Three months ago, with the entire world watching, Donald Trump pulled off a political miracle. With America teetering on the precipice of mediocrity, wrestling with potential obscurity and up against unimaginable opposition, the master builder from New York pulled one out for mankind.
His election to the presidency on Nov. 8 secured our inoculation from a European existence and struck a blow to Islamist ambitions, granting us a reprieve that historians someday may say saved Western civilization itself. It very much recalled Winston Churchill’s affectionate jibe: “America always does the right thing, after exhausting every other option.”
But just five days after Trump made political history, President Obama and Secretary of State John Kerry quietly, and I believe vindictively, laid a land mine for the next president.
Two months earlier, in the dying days of Obama’s administration, they had struck a backroom deal with Australia’s prime minister, Malcolm Turnbull — someone very much in their own political mold — to take 1,250 refugees who were being held in an Australian detention center. The people in question either hailed from Iran, Pakistan, Afghanistan, Iraq, Somalia or Sudan, or they had been classified stateless.
With Trump the unexpected winner, Obama and Kerry quickly encouraged Turnbull to rush forward a press conference that had been planned for this year. On Nov. 13, he announced the agreement.
Turnbull, whose own political survival relied so heavily upon the deal going through, knew how hard Trump had campaigned against accepting refugees from the Middle East. He sensed an opportunity to trap Trump, and he obliged.
He and Obama had agreed to resettle the refugees Australia had refused to admit from countries of national security concern — two of which the State Department has designated as state sponsors of terrorism — in America, and he bet the house that Trump would honor the agreement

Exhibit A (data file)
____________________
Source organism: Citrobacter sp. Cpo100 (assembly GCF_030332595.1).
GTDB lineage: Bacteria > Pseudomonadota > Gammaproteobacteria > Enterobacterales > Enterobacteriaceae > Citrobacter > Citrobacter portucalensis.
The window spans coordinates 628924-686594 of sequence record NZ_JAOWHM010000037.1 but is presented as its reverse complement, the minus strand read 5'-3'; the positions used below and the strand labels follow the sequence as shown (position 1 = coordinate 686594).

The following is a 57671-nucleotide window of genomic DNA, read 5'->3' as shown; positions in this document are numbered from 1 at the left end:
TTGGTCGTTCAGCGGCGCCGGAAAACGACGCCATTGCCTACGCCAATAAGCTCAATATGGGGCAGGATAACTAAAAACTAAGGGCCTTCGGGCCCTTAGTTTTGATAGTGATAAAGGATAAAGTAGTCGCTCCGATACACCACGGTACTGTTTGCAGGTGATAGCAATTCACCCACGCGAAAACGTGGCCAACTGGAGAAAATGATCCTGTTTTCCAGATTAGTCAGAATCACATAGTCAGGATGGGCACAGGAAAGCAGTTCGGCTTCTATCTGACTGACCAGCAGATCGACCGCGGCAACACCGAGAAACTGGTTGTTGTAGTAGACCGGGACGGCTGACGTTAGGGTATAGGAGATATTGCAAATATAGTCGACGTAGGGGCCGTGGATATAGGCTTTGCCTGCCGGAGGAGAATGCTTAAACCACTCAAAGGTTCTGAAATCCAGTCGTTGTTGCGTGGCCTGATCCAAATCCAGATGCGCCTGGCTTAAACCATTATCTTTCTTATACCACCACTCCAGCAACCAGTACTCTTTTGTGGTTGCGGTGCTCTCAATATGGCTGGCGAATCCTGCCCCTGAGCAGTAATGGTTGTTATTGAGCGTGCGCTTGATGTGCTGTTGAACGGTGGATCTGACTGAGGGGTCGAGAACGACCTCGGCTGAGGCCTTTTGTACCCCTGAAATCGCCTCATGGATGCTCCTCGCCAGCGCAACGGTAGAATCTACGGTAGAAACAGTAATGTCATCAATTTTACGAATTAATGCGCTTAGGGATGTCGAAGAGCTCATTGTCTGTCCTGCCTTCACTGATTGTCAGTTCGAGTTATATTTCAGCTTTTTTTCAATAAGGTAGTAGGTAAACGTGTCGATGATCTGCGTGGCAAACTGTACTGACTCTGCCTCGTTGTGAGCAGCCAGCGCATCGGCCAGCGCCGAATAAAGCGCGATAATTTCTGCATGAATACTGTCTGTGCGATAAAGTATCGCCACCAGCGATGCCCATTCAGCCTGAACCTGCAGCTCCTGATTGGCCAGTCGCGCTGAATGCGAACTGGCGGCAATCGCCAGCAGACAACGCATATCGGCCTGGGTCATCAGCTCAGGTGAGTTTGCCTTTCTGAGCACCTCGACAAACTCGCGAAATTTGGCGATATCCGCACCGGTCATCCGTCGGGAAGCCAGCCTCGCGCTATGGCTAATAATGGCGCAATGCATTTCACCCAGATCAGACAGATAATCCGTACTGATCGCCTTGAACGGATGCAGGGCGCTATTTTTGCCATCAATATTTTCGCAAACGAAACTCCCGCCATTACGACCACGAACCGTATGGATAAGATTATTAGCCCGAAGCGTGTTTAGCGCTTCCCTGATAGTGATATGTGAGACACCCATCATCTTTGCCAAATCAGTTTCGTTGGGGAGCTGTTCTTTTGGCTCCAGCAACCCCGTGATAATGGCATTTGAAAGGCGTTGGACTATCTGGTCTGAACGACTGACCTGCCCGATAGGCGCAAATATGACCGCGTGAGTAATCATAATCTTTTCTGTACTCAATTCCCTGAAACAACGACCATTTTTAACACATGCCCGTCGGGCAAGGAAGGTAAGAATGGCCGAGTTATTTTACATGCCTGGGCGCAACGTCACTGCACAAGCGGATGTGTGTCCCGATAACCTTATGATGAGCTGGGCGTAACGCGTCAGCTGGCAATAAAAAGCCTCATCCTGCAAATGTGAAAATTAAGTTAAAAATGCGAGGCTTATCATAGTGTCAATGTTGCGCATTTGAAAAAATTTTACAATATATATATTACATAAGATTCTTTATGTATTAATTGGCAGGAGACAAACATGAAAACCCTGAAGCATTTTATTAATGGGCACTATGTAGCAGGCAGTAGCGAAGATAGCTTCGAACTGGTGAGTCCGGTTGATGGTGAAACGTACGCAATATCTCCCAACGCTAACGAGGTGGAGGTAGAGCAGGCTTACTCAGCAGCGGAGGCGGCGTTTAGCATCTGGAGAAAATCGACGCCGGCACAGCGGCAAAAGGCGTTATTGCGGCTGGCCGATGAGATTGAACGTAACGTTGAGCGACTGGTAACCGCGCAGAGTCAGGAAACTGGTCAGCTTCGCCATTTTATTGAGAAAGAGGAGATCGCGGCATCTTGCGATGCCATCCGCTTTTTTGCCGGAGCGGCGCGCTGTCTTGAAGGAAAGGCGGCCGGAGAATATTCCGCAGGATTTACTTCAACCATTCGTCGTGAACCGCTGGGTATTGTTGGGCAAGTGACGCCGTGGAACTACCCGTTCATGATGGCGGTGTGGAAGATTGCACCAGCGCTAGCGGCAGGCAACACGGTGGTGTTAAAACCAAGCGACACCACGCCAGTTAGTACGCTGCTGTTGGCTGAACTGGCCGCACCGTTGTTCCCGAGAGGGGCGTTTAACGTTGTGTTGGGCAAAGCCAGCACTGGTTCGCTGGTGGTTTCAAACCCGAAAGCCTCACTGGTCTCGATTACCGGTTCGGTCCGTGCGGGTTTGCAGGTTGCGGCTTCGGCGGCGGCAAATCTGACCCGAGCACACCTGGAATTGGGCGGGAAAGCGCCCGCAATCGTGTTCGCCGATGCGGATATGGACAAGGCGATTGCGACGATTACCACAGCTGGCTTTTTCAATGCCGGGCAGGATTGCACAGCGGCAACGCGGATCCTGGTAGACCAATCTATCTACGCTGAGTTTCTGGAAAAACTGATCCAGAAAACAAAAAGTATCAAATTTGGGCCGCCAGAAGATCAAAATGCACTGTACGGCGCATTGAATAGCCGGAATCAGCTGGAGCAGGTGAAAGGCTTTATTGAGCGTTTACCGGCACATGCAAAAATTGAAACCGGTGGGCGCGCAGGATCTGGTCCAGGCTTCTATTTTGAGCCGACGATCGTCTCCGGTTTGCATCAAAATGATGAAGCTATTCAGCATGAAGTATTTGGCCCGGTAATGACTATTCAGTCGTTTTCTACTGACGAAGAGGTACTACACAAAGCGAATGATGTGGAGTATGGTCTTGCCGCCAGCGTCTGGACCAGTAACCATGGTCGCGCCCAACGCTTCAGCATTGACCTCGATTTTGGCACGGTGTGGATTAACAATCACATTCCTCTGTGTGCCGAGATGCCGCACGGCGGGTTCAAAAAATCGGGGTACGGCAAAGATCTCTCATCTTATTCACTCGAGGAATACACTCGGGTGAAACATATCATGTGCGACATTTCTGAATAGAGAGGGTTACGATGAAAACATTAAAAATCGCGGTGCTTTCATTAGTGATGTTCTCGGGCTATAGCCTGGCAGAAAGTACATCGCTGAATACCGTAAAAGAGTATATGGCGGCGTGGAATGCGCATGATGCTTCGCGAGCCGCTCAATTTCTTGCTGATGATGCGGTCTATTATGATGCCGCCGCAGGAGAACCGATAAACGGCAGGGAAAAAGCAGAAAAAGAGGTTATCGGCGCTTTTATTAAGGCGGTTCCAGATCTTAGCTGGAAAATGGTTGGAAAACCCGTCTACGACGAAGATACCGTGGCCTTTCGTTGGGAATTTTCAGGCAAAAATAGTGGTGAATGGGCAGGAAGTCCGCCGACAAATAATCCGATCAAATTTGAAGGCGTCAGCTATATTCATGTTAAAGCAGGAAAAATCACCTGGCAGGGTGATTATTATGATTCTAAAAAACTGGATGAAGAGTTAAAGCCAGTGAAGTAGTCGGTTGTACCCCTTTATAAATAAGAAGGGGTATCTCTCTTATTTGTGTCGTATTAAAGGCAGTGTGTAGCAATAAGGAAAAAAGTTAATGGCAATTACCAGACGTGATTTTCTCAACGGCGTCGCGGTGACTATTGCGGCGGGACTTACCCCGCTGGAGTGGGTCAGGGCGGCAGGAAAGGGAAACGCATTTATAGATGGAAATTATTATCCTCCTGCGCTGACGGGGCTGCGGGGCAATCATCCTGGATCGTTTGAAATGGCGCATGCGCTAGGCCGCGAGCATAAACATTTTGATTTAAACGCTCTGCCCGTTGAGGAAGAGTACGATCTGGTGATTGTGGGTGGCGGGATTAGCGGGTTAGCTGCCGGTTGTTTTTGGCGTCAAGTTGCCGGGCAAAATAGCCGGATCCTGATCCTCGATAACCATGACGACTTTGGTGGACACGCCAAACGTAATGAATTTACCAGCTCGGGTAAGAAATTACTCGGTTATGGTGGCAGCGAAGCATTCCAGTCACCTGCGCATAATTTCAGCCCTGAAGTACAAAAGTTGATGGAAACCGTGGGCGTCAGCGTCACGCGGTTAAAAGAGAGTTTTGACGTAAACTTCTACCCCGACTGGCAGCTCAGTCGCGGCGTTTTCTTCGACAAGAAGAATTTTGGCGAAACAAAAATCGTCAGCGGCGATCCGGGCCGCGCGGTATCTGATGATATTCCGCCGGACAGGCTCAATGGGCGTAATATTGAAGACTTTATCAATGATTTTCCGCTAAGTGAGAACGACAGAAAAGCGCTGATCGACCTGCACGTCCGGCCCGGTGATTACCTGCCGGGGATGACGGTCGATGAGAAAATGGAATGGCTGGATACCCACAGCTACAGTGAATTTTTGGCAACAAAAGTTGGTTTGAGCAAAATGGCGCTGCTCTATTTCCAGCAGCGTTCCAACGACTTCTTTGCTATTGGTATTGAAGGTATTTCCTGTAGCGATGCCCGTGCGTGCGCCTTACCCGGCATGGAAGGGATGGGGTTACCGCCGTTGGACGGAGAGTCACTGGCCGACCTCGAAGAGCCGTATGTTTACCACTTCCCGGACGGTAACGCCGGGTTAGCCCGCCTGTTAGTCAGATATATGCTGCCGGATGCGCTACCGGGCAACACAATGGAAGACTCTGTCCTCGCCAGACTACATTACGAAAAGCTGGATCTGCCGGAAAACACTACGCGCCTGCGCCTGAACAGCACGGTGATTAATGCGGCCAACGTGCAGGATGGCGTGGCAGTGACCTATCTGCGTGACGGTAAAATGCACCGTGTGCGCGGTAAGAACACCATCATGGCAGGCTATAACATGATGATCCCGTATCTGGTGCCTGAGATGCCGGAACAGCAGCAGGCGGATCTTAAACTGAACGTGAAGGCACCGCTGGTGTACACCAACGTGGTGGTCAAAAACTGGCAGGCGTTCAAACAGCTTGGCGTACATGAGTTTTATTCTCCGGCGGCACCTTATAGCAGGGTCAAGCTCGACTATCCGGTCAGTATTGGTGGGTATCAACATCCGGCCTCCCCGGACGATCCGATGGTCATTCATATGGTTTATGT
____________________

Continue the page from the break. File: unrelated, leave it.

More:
What was Turnbull thinking?
That President Trump, who prides himself on being a tough negotiator and whose raison d’etre is making good deals that put America first, would humiliate himself by breaking his own campaign promises?
This deal has zero upside for America.
It is no wonder that Trump reportedly embarrassed the prime minister personally, and undeniably devastated him politically, in a telephone conversation, the details of which were leaked to the Washington Post.
There is a special relationship between Australia and the United States — but it requires respect on both sides.
Trump has every right to be furious. This deal was designed to “box him in” with a fait accompli, a done deal that honors something he explicitly opposed with the expectation that he would submit to it to preserve the “special relationship.”
Putting America first is a bold approach that will test traditional ties and diplomacy, at least at first. But it is necessary action.
There is no better example of America being taken advantage of than this deal. Why should America take in undesired lawbreakers from Muslim-majority countries at a time of radical Islamic terrorism?
President Trump isn't protecting your feelings. He's protecting your family.
I came to the United States to make, not to take. To give, not to receive. To join it, not to change it. I came to promote American values, not to undermine them. We must demand the same from all who wish to call America home.
As an immigrant from Australia, I echo the words of the president to the Australian prime minister in his telephone call:
“I don’t want these people.”
Nick Adams is the founder and executive director of the Foundation for Liberty and American Greatness (FLAG). A regular on Fox News Channel, Fox Business Network, C-SPAN and nationally-syndicated radio.